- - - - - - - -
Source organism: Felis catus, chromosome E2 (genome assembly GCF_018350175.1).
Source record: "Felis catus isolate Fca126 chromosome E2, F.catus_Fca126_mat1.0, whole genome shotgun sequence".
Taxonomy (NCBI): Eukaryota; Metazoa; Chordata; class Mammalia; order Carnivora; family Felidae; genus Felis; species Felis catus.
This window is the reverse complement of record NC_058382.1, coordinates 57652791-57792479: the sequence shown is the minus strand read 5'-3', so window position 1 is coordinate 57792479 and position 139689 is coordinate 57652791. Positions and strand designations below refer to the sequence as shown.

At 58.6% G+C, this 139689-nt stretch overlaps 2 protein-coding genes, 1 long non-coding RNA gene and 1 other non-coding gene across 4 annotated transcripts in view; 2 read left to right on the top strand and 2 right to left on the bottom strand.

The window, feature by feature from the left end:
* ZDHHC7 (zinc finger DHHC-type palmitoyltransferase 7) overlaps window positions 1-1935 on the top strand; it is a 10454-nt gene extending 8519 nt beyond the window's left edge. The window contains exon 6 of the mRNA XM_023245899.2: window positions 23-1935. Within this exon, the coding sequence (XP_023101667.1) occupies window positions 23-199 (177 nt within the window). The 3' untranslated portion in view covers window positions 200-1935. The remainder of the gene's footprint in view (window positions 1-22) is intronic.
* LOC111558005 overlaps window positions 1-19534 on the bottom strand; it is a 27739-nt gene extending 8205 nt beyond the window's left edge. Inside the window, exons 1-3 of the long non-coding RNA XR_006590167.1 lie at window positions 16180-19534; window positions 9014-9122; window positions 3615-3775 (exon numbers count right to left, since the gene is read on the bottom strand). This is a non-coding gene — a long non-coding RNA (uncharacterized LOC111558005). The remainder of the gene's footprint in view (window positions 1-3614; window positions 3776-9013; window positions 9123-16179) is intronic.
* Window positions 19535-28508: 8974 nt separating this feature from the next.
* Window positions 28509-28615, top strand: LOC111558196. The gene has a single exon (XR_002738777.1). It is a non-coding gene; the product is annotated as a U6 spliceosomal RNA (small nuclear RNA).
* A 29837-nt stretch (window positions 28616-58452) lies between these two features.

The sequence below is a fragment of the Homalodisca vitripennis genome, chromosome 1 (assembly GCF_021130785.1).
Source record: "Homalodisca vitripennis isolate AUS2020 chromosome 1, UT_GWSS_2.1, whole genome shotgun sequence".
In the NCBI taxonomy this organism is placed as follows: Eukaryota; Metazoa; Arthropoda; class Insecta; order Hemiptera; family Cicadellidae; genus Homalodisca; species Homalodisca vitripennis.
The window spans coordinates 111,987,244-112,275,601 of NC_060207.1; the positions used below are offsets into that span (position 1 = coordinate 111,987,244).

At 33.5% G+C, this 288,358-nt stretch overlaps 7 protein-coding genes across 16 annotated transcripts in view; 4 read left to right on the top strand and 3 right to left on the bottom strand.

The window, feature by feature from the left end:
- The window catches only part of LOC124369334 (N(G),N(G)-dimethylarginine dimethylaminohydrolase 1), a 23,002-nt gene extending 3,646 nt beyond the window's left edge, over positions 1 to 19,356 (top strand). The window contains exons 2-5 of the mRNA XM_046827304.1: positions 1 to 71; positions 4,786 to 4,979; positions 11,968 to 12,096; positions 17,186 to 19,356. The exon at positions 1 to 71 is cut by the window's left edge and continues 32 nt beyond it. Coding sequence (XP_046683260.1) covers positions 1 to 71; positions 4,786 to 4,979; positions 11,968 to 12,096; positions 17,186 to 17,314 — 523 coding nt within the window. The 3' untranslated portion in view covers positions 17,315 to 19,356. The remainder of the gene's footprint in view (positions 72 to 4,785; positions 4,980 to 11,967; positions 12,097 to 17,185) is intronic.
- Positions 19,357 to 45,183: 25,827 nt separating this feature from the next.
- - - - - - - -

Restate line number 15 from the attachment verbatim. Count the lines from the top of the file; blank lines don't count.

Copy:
The window spans coordinates 111,987,244-112,275,601 of NC_060207.1; the positions used below are offsets into that span (position 1 = coordinate 111,987,244).